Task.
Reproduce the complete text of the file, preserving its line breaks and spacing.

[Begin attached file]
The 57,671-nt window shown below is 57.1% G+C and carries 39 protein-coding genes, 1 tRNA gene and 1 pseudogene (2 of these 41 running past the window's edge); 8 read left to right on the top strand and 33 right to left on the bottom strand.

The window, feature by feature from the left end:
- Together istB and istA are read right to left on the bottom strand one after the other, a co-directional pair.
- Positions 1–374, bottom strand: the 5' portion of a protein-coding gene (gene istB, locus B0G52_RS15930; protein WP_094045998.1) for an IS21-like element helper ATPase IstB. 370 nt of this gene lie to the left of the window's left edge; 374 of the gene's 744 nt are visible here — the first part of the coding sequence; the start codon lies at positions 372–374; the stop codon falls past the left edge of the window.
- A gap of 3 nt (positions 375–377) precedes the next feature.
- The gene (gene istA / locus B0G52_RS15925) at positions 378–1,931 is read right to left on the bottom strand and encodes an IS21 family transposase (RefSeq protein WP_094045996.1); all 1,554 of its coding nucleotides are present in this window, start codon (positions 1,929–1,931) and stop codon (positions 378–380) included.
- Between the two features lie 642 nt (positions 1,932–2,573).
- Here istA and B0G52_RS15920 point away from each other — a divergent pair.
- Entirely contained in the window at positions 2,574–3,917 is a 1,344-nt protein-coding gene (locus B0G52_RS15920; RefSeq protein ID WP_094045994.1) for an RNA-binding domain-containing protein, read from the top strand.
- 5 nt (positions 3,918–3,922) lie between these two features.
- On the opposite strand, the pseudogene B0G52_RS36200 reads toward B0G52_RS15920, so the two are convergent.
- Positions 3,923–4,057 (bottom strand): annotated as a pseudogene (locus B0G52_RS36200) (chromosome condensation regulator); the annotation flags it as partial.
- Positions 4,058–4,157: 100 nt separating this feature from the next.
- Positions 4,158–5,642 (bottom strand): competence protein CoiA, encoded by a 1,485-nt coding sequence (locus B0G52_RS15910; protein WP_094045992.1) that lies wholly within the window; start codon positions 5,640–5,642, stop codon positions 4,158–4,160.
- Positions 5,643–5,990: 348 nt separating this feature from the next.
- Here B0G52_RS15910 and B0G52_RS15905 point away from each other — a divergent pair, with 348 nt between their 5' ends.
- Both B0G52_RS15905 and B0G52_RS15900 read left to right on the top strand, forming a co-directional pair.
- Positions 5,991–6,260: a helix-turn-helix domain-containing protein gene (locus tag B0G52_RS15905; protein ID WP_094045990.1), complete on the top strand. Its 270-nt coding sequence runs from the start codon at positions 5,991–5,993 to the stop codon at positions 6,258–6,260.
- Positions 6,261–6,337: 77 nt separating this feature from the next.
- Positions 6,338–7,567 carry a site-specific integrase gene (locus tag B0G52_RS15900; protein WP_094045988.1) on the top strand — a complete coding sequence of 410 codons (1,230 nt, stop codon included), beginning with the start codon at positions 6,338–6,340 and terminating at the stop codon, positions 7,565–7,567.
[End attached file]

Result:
The 57,671-nt window shown below is 57.1% G+C and carries 39 protein-coding genes, 1 tRNA gene and 1 pseudogene (2 of these 41 running past the window's edge); 8 read left to right on the top strand and 33 right to left on the bottom strand.

The window, feature by feature from the left end:
- Together istB and istA are read right to left on the bottom strand one after the other, a co-directional pair.
- Positions 1–374, bottom strand: the 5' portion of a protein-coding gene (gene istB, locus B0G52_RS15930; protein WP_094045998.1) for an IS21-like element helper ATPase IstB. 370 nt of this gene lie to the left of the window's left edge; 374 of the gene's 744 nt are visible here — the first part of the coding sequence; the start codon lies at positions 372–374; the stop codon falls past the left edge of the window.
- A gap of 3 nt (positions 375–377) precedes the next feature.
- The gene (gene istA / locus B0G52_RS15925) at positions 378–1,931 is read right to left on the bottom strand and encodes an IS21 family transposase (RefSeq protein WP_094045996.1); all 1,554 of its coding nucleotides are present in this window, start codon (positions 1,929–1,931) and stop codon (positions 378–380) included.
- Between the two features lie 642 nt (positions 1,932–2,573).
- Here istA and B0G52_RS15920 point away from each other — a divergent pair.
- Entirely contained in the window at positions 2,574–3,917 is a 1,344-nt protein-coding gene (locus B0G52_RS15920; RefSeq protein ID WP_094045994.1) for an RNA-binding domain-containing protein, read from the top strand.
- 5 nt (positions 3,918–3,922) lie between these two features.
- On the opposite strand, the pseudogene B0G52_RS36200 reads toward B0G52_RS15920, so the two are convergent.
- Positions 3,923–4,057 (bottom strand): annotated as a pseudogene (locus B0G52_RS36200) (chromosome condensation regulator); the annotation flags it as partial.
- Positions 4,058–4,157: 100 nt separating this feature from the next.
- Positions 4,158–5,642 (bottom strand): competence protein CoiA, encoded by a 1,485-nt coding sequence (locus B0G52_RS15910; protein WP_094045992.1) that lies wholly within the window; start codon positions 5,640–5,642, stop codon positions 4,158–4,160.
- Positions 5,643–5,990: 348 nt separating this feature from the next.
- Here B0G52_RS15910 and B0G52_RS15905 point away from each other — a divergent pair, with 348 nt between their 5' ends.
- Both B0G52_RS15905 and B0G52_RS15900 read left to right on the top strand, forming a co-directional pair.
- Positions 5,991–6,260: a helix-turn-helix domain-containing protein gene (locus tag B0G52_RS15905; protein ID WP_094045990.1), complete on the top strand. Its 270-nt coding sequence runs from the start codon at positions 5,991–5,993 to the stop codon at positions 6,258–6,260.
- Positions 6,261–6,337: 77 nt separating this feature from the next.
- Positions 6,338–7,567 carry a site-specific integrase gene (locus tag B0G52_RS15900; protein WP_094045988.1) on the top strand — a complete coding sequence of 410 codons (1,230 nt, stop codon included), beginning with the start codon at positions 6,338–6,340 and terminating at the stop codon, positions 7,565–7,567.